• As MIT launches into the construction of a new nano center in the heart of its campus (becoming the new building 12), the plans for this exciting new center and the people who will lead these efforts are highlighted in several MIT News Office articles including a video featuring Vladimir Bulovic, Associate Dean for Innovation, and Fariborz Maseeh (1990) Professor of Emerging Technology. Read more.
  • Rahul Sarpeshkar, professor in the MIT Electrical Engineering and Computer Science Department and head of the Analog Circuits and Biological Systems Group in MIT's Research Laboratory of Electronics (RLE) is featured by the Industrial Liaison Program (ILP) at MIT for his work that blends both biological (wet) and electronic analog circuits (dry) in research that could lead to newly engineered immune cells that could detect cancer cells and kill them, for example. Read more.
  • Prof. Steven B. Leeb met with Sharon Burke, assistant secretary of Defense for Operational Energy Plans and Programs, about the non-intrusive load monitor developed at MIT, during Burke's visit to the Army Base Camp Integration Laboratory at Fort Devens, Mass. The monitor can look at an energy grid and break down energy use by individual devices plugged into a system. Read more.
  • Muriel Médard, professor of electrical engineering and computer science in the MIT EECS Department and principal investigator in the Research Laboratory of Electronics (RLE) at MIT, has been awarded, with co-authors Josu Bilbao, Aitor Calvo, Igor Armendariz, and Pedro Crespo, the Best Paper Award for their work “Reliable Communications with Network coding in narrowband Powerline Channel.” They presented this work at the IEEE International Symposium on Power Line Communications and its Applications (ISPLC 2014) in Glasgow in March. Read more.
  • Robert D. Blumofe and Charles E. Leiserson were announced today as the winners of the 2013 Association for Computing Machinery’s (ACM) Paris Kanellakis Theory and Practice Award for contributions to robust parallel and distributed computing. The ACM credits Blumofe and Leiserson for developing provably efficient randomized “work-stealing” scheduling algorithms and Cilk, a small but powerful programming-language extension for multithreaded computing. The Kanellakis Award honors specific theoretical accomplishments that significantly affect the practice of computing. Read more.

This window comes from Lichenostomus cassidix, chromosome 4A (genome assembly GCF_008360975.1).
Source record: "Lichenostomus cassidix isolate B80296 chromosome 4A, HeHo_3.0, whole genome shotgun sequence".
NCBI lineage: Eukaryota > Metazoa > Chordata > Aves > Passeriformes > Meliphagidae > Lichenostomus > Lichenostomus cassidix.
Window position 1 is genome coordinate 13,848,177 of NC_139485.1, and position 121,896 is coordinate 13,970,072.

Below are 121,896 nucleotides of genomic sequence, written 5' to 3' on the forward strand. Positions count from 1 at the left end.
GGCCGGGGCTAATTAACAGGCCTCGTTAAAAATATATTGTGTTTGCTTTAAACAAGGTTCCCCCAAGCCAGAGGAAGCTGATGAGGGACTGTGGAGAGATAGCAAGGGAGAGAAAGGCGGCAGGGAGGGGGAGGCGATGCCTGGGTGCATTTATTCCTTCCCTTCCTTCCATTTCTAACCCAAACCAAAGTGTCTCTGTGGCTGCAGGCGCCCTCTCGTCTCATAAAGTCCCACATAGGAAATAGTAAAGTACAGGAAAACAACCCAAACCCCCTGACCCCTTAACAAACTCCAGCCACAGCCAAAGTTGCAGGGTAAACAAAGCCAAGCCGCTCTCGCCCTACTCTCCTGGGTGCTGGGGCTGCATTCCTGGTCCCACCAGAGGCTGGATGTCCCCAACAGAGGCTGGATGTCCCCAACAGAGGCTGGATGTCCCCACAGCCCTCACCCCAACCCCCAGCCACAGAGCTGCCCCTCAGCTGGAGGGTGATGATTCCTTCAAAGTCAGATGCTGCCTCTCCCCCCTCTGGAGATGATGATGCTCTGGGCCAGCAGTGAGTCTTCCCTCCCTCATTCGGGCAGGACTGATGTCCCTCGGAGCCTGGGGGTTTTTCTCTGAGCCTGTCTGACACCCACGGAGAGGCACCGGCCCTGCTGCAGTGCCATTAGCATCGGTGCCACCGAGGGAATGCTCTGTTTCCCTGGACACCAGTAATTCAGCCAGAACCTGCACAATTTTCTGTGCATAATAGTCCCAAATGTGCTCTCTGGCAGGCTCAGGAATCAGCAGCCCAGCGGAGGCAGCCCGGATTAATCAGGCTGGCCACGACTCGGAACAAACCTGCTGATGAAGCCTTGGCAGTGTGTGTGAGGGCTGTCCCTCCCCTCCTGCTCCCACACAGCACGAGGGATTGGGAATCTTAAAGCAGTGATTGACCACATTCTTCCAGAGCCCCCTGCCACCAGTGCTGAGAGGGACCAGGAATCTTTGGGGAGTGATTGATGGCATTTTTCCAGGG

• Until now the theoretical and much studied quasiparticle known as the exciton — responsible for the transfer of energy within devices such as solar cells, LEDs, and semiconductor circuits — has never been observed in action. Now researchers in the Center for EXcitonics in the Research Laboratory of Electronics (RLE) at MIT including EECS professors Marc Baldo and Vladimir Bulovic, and investigators at the City College of New York have imaged excitons' motions directly. Read more.
  • Twenty-seven Start6 students traveled to Northern California over spring break to visit start-ups, meet alumni, and engage with and present to venture capital firms in the SF area. Their trip included tours and tech talks at DropBox, Lemnos Labs, Quizlet, Meraki, Cisco, FireEye, and Pinterest, as well as a pitch session at Andreessen Horowitz (A16Z), a Menlo Park venture capital firm. Read more.
  • As the director of MIT’s BigData@CSAIL industry initiative, and the co-director of the more research-focused Intel Science and Technology Center (ISTC) for Big Data, EECS professor and CSAIL principal investigator Sam Madden talks with the MIT News Office about the growing complexity of data. From social networks and images to real time financial transactions, Madden talks about the issues (and opportunities) of what to do with this data. Read more.
  • Imagine being curious enough as an 11 year old — on seeing your babysitter's mysterious calculus textbook symbols — to jump grades in order to leap several years ahead in math? Scott Aaronson, associate professor of electrical engineering and computer science and affiliate with the Computer Science and Artificial Intelligence Lab (CSAIL), has always had a way of thinking beyond -- now looking for the truths in computational complexity, and consequently influencing the way computation is perceived and executed in the future. Read more.
  • Dina Katabi has been selected for the Andrew (1956) and Erna Viterbi Professor of Electrical Engineering and Computer Science at MIT. In announcing this appointment, Department Head Anantha Chandraksan shared the following message with his colleagues in the EECS Department. Read more.